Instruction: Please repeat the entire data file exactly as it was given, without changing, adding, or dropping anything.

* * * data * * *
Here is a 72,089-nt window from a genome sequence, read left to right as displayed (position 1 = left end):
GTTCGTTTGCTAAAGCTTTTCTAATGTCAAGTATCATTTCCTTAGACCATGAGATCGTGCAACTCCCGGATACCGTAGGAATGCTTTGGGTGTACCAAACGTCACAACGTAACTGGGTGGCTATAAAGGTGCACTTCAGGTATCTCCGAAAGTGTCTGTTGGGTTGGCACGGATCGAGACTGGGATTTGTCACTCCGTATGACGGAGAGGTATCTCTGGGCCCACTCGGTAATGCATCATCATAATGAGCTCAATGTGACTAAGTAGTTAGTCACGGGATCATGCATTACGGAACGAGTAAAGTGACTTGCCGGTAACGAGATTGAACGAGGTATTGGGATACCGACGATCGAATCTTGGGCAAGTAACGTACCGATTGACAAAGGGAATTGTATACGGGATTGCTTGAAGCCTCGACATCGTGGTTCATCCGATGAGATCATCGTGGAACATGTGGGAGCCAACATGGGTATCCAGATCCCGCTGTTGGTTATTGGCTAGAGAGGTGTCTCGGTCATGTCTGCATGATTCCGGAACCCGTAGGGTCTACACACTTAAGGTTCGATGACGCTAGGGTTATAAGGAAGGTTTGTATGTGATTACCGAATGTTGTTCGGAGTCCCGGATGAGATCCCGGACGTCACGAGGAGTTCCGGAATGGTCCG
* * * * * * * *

Here is a 72,089-nt window from a genome sequence, read left to right as displayed (position 1 = left end):
GTTCGTTTGCTAAAGCTTTTCTAATGTCAAGTATCATTTCCTTAGACCATGAGATCGTGCAACTCCCGGATACCGTAGGAATGCTTTGGGTGTACCAAACGTCACAACGTAACTGGGTGGCTATAAAGGTGCACTTCAGGTATCTCCGAAAGTGTCTGTTGGGTTGGCACGGATCGAGACTGGGATTTGTCACTCCGTATGACGGAGAGGTATCTCTGGGCCCACTCGGTAATGCATCATCATAATGAGCTCAATGTGACTAAGTAGTTAGTCACGGGATCATGCATTACGGAACGAGTAAAGTGACTTGCCGGTAACGAGATTGAACGAGGTATTGGGATACCGACGATCGAATCTTGGGCAAGTAACGTACCGATTGACAAAGGGAATTGTATACGGGATTGCTTGAAGCCTCGACATCGTGGTTCATCCGATGAGATCATCGTGGAACATGTGGGAGCCAACATGGGTATCCAGATCCCGCTGTTGGTTATTGGCTAGAGAGGTGTCTCGGTCATGTCTGCATGATTCCGGAACCCGTAGGGTCTACACACTTAAGGTTCGATGACGCTAGGGTTATAAGGAAGGTTTGTATGTGATTACCGAATGTTGTTCGGAGTCCCGGATGAGATCCCGGACGTCACGAGGAGTTCCGGAATGGTCCG